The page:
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Thursday, August 01, 2013

Jigs And Joints

This past week I have been making a jig to assist cutting what I call a "modified scarf joint" for the caprail trim. Perhaps there is a better name for this as I have seen it used often on caprails? Basically the joined ends of the caprail planks are cut such that they interlock together.

I used CAD to design a jig that slides onto the trim lumber and is secured with screws using index holes, cut with CNC. The index holes also match the final screws that will hold the caprail trim in place. Practicing on some scrap lumber, it took three different versions of the jig to dial in the tolerances to ensure a snug fit.
Jig attached to a practice piece of wood.
The jig is attached to the lumber to mark the rough cut, where waste material is removed with a jigsaw. Then a router with a trim bearing bit is run along the edge to cut the lumber flush with the jig. Do the same for the matching end (rotated 180 degrees).
Two ends ready to be joined. Note the biscuit on the top piece.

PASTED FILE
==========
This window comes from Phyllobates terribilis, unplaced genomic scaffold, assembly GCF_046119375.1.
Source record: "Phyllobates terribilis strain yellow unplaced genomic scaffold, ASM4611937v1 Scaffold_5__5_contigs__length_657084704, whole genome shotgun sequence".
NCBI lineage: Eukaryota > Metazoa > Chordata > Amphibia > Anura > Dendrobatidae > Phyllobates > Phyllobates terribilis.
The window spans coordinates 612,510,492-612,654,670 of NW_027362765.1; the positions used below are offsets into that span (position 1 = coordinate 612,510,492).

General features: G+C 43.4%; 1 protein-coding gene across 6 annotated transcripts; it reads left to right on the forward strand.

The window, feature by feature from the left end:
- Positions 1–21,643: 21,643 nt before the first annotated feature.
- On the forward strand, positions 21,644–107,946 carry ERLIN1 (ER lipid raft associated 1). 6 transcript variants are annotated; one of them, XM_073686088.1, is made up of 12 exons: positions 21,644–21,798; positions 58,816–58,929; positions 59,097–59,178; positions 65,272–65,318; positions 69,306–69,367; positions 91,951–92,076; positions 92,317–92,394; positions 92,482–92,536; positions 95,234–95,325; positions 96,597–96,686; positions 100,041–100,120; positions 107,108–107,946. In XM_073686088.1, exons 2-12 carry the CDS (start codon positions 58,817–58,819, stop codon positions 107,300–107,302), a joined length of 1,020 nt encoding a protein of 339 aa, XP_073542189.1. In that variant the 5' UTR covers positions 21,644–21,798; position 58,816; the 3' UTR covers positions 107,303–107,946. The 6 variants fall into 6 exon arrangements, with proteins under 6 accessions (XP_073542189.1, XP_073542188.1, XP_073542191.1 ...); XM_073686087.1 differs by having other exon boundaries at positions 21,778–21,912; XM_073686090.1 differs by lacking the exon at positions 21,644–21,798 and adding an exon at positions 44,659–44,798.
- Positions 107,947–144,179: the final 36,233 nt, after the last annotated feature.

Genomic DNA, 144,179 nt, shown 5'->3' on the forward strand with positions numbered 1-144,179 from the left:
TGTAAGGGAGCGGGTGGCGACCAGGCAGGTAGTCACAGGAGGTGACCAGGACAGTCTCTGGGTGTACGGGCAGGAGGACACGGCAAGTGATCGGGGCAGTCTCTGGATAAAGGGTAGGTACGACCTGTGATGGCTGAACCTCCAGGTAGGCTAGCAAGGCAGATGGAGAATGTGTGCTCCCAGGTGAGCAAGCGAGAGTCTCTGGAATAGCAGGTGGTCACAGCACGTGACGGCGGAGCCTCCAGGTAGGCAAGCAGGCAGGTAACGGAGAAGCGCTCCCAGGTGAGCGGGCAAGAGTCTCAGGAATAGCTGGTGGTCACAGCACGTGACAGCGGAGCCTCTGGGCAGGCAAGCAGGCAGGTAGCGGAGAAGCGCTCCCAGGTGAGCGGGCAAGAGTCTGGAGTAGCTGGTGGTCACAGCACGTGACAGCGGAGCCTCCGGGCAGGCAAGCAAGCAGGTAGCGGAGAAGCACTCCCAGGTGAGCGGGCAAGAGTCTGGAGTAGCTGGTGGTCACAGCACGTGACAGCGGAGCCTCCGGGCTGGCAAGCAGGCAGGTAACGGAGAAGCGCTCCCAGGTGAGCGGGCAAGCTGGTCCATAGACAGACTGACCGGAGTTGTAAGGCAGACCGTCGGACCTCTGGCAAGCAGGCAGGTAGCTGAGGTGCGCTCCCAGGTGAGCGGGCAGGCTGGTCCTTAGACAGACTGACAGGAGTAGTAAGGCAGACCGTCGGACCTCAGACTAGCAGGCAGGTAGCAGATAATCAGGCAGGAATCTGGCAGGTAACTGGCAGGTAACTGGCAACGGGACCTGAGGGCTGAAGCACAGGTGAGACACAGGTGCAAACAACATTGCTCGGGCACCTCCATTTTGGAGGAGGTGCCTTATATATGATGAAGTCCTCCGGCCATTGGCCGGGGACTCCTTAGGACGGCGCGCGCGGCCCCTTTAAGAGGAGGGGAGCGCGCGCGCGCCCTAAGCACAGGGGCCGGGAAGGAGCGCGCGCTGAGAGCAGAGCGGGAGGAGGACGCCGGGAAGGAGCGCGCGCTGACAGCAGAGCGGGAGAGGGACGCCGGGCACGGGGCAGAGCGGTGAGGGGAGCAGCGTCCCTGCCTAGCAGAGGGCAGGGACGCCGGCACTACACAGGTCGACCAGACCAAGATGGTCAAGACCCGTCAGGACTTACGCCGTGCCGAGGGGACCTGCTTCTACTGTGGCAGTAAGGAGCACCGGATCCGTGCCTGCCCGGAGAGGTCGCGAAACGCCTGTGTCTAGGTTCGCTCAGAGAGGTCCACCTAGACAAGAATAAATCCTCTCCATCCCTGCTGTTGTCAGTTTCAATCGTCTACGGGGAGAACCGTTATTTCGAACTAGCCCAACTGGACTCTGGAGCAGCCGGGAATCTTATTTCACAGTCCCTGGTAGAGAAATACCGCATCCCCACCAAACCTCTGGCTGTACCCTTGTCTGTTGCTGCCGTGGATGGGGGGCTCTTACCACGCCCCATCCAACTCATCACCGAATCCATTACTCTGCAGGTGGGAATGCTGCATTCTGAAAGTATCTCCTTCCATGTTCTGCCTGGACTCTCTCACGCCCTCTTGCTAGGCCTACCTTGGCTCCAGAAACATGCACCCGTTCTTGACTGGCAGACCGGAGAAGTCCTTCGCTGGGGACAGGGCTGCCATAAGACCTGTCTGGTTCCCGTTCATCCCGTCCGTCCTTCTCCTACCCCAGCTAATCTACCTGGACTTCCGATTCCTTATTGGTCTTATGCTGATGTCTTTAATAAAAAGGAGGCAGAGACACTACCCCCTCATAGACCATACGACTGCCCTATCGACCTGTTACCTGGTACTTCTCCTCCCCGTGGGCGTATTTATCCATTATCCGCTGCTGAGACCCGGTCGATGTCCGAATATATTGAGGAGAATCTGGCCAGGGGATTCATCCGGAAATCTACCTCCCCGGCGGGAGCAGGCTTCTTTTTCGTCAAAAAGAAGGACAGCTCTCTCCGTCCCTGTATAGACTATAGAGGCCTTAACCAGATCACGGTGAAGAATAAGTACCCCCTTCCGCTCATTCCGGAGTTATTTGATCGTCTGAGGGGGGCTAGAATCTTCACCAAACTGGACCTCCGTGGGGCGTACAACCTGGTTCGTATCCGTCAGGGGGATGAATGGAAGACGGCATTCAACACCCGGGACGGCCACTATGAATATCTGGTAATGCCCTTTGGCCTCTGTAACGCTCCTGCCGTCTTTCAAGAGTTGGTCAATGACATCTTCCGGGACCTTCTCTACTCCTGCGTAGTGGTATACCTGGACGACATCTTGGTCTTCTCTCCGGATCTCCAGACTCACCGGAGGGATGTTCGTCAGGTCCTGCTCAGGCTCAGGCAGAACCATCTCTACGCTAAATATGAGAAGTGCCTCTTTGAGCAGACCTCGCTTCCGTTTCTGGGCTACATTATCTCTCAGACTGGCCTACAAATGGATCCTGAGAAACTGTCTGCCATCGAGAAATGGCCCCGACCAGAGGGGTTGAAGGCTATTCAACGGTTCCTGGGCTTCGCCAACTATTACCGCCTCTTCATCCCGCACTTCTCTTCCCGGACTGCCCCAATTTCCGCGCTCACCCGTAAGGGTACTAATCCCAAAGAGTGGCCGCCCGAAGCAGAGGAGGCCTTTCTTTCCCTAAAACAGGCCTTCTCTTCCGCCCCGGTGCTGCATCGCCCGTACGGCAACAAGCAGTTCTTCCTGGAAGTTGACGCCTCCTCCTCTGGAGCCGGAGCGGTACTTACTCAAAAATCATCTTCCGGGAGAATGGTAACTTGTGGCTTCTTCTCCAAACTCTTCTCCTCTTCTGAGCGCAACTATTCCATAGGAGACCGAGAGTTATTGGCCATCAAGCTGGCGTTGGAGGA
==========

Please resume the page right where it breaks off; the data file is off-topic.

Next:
Next, the pieces are joined and clamped for a test fit. The center of the seam is marked for the biscuit joiner. Take the biscuit joiner and cut a slot at the marked point, on both pieces. Insert a biscuit, join and clamp the pieces for a test the fit. The biscuit ensures the top edges of the joint will always be flush with respect to the other piece and that either piece will not "lift". As this is plastic wood, I am using plastic biscuits (plus a little polyurethane adhesive).
Test pieces joined.
With this technique, I expect the ends of the caprail trim will match just nicely and everything should look symmetric.

Next is to do this on the real PlasTeak caprail trim.
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